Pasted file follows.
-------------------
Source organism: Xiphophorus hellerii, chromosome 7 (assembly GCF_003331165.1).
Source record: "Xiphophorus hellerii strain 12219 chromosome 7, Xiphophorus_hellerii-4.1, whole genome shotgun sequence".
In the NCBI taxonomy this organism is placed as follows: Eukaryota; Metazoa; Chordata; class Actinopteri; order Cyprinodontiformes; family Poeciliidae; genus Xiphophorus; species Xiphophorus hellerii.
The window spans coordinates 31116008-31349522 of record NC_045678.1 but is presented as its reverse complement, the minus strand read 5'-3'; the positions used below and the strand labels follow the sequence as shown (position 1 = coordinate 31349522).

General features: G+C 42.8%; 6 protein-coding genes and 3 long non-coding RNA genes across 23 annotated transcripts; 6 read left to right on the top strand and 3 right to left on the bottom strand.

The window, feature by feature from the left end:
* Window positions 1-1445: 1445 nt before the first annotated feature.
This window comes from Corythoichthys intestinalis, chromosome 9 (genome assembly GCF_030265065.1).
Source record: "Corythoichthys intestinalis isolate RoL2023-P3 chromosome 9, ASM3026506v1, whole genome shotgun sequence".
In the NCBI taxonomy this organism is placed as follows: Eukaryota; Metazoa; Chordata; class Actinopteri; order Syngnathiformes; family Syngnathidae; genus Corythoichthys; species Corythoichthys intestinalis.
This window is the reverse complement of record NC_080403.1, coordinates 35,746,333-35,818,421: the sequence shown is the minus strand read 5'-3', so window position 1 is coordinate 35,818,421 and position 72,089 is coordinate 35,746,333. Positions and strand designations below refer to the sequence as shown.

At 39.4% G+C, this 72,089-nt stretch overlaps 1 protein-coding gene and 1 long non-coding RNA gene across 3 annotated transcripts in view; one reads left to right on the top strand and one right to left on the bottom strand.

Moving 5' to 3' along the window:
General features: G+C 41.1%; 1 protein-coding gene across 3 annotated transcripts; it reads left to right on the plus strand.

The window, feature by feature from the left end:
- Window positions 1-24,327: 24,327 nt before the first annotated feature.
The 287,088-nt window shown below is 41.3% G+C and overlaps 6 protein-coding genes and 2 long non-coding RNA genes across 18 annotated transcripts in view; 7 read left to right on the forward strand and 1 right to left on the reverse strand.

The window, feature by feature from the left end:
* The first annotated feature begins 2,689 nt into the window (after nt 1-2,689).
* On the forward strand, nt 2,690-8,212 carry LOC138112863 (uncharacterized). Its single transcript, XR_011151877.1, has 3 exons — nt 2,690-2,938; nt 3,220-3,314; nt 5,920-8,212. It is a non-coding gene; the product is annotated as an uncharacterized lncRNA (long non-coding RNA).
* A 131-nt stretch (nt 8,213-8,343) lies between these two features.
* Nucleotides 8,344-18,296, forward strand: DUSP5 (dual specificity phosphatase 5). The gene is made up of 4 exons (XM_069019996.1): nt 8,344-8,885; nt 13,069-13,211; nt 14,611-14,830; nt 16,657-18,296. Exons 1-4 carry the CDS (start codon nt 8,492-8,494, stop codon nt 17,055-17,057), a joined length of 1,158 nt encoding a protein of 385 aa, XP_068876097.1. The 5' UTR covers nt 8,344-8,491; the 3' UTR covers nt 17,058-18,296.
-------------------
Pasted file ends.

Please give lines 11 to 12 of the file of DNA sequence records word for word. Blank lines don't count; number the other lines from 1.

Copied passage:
This window is the reverse complement of record NC_080403.1, coordinates 35,746,333-35,818,421: the sequence shown is the minus strand read 5'-3', so window position 1 is coordinate 35,818,421 and position 72,089 is coordinate 35,746,333. Positions and strand designations below refer to the sequence as shown.

At 39.4% G+C, this 72,089-nt stretch overlaps 1 protein-coding gene and 1 long non-coding RNA gene across 3 annotated transcripts in view; one reads left to right on the top strand and one right to left on the bottom strand.